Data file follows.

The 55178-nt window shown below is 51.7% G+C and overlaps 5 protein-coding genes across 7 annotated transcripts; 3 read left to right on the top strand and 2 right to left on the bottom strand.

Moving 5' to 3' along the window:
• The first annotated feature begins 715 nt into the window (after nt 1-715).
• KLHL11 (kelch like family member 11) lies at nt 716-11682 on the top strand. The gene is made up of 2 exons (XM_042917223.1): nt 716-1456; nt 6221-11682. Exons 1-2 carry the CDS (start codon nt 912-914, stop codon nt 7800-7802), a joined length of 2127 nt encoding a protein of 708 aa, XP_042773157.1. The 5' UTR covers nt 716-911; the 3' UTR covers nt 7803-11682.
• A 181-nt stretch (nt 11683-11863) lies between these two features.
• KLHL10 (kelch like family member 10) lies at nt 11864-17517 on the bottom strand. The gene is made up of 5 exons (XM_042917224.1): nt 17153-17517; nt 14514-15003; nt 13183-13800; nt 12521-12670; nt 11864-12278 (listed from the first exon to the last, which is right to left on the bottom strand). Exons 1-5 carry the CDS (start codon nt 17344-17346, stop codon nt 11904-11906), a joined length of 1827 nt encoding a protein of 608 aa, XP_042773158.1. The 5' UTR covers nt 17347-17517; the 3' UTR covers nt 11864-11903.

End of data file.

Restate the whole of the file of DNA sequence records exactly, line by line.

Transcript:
The 55178-nt window shown below is 51.7% G+C and overlaps 5 protein-coding genes across 7 annotated transcripts; 3 read left to right on the top strand and 2 right to left on the bottom strand.

Moving 5' to 3' along the window:
• The first annotated feature begins 715 nt into the window (after nt 1-715).
• KLHL11 (kelch like family member 11) lies at nt 716-11682 on the top strand. The gene is made up of 2 exons (XM_042917223.1): nt 716-1456; nt 6221-11682. Exons 1-2 carry the CDS (start codon nt 912-914, stop codon nt 7800-7802), a joined length of 2127 nt encoding a protein of 708 aa, XP_042773157.1. The 5' UTR covers nt 716-911; the 3' UTR covers nt 7803-11682.
• A 181-nt stretch (nt 11683-11863) lies between these two features.
• KLHL10 (kelch like family member 10) lies at nt 11864-17517 on the bottom strand. The gene is made up of 5 exons (XM_042917224.1): nt 17153-17517; nt 14514-15003; nt 13183-13800; nt 12521-12670; nt 11864-12278 (listed from the first exon to the last, which is right to left on the bottom strand). Exons 1-5 carry the CDS (start codon nt 17344-17346, stop codon nt 11904-11906), a joined length of 1827 nt encoding a protein of 608 aa, XP_042773158.1. The 5' UTR covers nt 17347-17517; the 3' UTR covers nt 11864-11903.